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Tattooing has changed and grown rigorously over the past couple centuries. The practice of tattooing is an ancient one dating back to about 4000 B.C. and is worldwide in its distribution (Roenigk 179). Tattooing has grown to now be considered a mainstream activity and is no longer confined to prison populations, sailors, and gang members. Tattooed bodies now include adolescents, career women, and college students (Millner 425). Throughout all these years, tattoos have been used as protection against danger, as love charms, to restore youth, to ensure good health and long life, to accomplish fertility, to bring about the death to an enemy, to cure an illness, to insure a happy afterlife, and even to acquire supernatural power.
Although countless studies have been implemented to try to reign in just how much tattooing is widespread, Atkinson sums it all up when he says, For the most part, though, we still know very little about contemporary tattoo enthusiasts’ fascination with this body project, cultural sensibilities about the practice, or collectively shared understandings of tattoo art.
(4). Tattoos, being complex visuals of body art, have a different meaning to each individual that is deeper than what it appears, whether it be a symbol of survival, a memorial, a memory, or a result of a drunken stupor; however, not all permanent markings are ones that should be shared and forever imprinted on your body.The operational definition of tattooing is the insertion of ink or some other pigment through the outer covering of the body, the epidermis, into the dermis, the second layer of skin (Schlibkrout 4).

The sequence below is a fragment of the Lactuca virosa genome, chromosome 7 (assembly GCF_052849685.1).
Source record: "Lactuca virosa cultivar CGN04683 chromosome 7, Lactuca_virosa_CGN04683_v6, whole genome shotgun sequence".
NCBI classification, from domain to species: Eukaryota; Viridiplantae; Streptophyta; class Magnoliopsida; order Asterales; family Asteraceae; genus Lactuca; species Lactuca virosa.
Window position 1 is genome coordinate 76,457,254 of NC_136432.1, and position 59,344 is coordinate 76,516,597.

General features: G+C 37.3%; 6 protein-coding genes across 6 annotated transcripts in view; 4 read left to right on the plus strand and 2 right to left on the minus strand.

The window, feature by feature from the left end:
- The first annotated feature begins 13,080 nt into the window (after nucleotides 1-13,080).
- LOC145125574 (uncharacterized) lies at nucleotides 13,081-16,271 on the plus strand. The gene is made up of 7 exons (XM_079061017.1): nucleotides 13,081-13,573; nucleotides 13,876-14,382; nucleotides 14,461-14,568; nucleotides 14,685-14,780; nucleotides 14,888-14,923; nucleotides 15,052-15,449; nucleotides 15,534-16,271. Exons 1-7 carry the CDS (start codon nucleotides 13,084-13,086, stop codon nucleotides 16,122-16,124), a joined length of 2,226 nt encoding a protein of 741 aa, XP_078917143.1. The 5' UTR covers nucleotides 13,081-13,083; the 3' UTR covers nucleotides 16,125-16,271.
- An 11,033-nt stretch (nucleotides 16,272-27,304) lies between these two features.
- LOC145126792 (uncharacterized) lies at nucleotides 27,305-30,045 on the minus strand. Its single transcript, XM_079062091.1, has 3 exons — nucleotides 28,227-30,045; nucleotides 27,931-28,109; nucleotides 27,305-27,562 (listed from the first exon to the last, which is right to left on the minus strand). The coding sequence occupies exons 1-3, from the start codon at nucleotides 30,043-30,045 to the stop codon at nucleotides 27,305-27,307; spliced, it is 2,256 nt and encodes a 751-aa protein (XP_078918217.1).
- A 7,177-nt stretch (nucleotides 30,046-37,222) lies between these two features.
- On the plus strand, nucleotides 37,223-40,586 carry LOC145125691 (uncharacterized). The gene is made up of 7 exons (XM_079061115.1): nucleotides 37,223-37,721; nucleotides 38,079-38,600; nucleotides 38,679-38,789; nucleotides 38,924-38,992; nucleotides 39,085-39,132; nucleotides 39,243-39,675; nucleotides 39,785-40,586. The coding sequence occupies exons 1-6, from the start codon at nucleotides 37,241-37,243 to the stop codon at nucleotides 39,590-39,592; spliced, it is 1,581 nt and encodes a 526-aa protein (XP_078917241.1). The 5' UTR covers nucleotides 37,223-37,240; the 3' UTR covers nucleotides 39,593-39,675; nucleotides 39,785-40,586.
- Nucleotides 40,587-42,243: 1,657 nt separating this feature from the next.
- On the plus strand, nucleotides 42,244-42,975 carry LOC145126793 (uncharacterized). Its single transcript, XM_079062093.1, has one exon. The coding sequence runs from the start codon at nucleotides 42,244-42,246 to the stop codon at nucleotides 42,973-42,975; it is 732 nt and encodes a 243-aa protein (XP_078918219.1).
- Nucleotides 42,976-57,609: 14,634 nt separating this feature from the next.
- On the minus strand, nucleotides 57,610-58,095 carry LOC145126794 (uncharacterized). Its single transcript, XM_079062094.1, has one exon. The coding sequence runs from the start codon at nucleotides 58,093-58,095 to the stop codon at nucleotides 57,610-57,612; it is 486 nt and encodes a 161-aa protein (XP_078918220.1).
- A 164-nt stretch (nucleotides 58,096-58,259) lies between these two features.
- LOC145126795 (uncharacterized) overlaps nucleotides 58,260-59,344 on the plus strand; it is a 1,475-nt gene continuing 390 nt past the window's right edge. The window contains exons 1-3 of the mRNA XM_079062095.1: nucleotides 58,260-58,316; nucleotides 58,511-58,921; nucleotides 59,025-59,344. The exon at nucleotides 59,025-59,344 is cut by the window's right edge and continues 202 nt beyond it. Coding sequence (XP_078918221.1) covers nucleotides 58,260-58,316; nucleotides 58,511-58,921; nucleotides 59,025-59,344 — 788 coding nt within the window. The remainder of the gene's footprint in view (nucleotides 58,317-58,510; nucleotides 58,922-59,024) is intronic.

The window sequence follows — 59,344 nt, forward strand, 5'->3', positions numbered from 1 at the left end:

To do this, professional tattoo artists use a sharp utensil, such as a special electric needle or battery of needles, to inject tattoo pigments into the dermis at a depth of one to two millimeters and at a rate of fifty to three thousand times per minute. If getting a tattoo by an amateur, with which you may or may not be aware, they often use objects such as pens, pencils, knives, needles, or straight pins and inject substances such as India ink, carbon, charcoal, or mascara (Millner 426). To achieve various colors you must use certain pigments or even a mixture of pigments. Some pigments would include: Carbon, Cinnabar, Cadmium selenide, Sienna, Cobaltous aluminate, Chromic oxide, Chromium sesquioxide, Cadmium sulfide, Ochre, Iron oxide, Manganese, and Titanium dioxide. Although puncturing the skin is usually painful, preoperative sedation by heavy alcohol intake helps to mask the pain (Roenigk 180). Fading occurs in some tattoos, but other designs may persist for life. Bacteria living on needles, and other instruments used for tattooing, and the risk of infections can lead to multiple health risks. Some reported medical complications of body art include bleeding, tissue trauma and scarring, bacterial infections, tetanus, viral infections, and in some cases even oral and dental injuries (Mayers 29). Multiple health risks associated with non-sterile tattooing practices include the blood-borne infectious diseases of HIV, hepatitis B, hepatitis D, and hepatitis C (Millner 426). Syphilis is a widely known infection that can be acquired directly from the tattooing needle. Primary syphilis may appear in a tattoo in the form of a chancre, a painless ulceration most commonly formed during the primary stage of syphilis, due to direct transmission of the organisms from an open lesion in an infect tattoo artist (Roenigk 180). Pyogenic infection is another possibility when using unsanitary technics which can cause various types of pyoderma, ranging from mild erythema to sepsis and gangrene leading to amputation. The most frequent complications of tattoos are the development of allergic hypersensitivity reactions to the chemicals used to produce the various colors in the tattoo (Roenigk 181). At the time, a person’s tattoo of choice may have been a brilliant idea; however, feelings change and sometimes people want to rid themselves of something so permanent. Tattooed individuals seek to remove their tattoos for multiple reasons, some personal and others professional. Improvement of self-image, correction of immature judgement and/or an amateurish tattoo, getting out of a gang, and moving on from a failed relationship are all but some of the reasons (Millner 428). Early methods used to remove tattoos included mechanical, chemical, or surgical procedures (Roenigk 183). Most tattoos can be removed to some extent with standard laser treatment, while others are removed by others means, such as dermabrasion, salabrasion, chemical cauterants, surgical resection, excision, infrare coagulation, grafting, and cryosurgery. Double tattoos, tattoos overlaid with second tattoos, are the most difficult to remove and appear to be associated with an increased risk of scarring. (Millner 428).Between February and May 2001, a questionnaire was offered on a voluntary and anonymous basis to undergraduate students, designed to be brief, nonintrusive, and easy to complete in order to ensure a high response rate. A total of four hundred and fifty-four out of four hundred and eighty-one students completed the survey. Respondants were made up of two hundred and eighteen male students and two hundred and thirty-six female students. Per results, forty-seven of two hundred and eighteen males and fifty-nine of two hundred and twenty-eight females were tattooed. Twenty-nine male students had hand/arm tattoos with two removed by the time of the survey, sixteen males had back tattoos, twelve have shoulder tattoos, and five ha chest tattoos, none of these had been removed. Thirty-four female students had back tattoos with one removed, twelve had foot/leg tattoos with none removed, and ten had tattoos on the abdomen with none removed. Among one hundred and six tattoos subjects, ther was a total of one hundred and forty-nine tattoos. Male athletes were significantly more likely to be tattooed than nonathletes. On the other hand. among female athletes, there was no significant difference by sport in the prevalence of tattooing. There were no reported complications of tattooing by any of the one hundred and six subjects. There was also no significant relationships between body art and height, weight, or body mass index by sex or athletic participation. In more recent times, images have become increasingly eclectic and the practice has become more mainstream (Laumann 1). There is absolutely no culture in which people do not, or did not paint, pierce, tattoo, reshape, or simply adorn their bodies. Body art has become an increasing phenomenon among adolescents and young adults, in some instances, their parents, in recent year (Mayers 29). Tattoos have not only increased tremendously in numbers but have also covered a broader range of social classes (Wohlrab 87). Based on studies to try to figure out why people obtain body modifications, researchers have subsumed a few broad-minded reasons to classify motivations. These reasons for body modification can include the want to embellish the body, achieving a fashion accessory and obtaining a piece of art. Others wish to create and maintain self-identity, being special and distinctive from others. Not only is tattooing a form of art, but is also a gateway to addiction. Some people state an impulsive rather than a long decision making process as a reason for acquiring a body modification (Wohlrab 91). Tattoos posses an addictive character, which might approximately be due to the release of endorphins, associated with the painful penetration of the body. Although mostly used for a visual symbol for body art, tattoos can mean much more or much less than that, and in some instances can be a youthful regret in decision making or an extreme risk to ones personal well-being.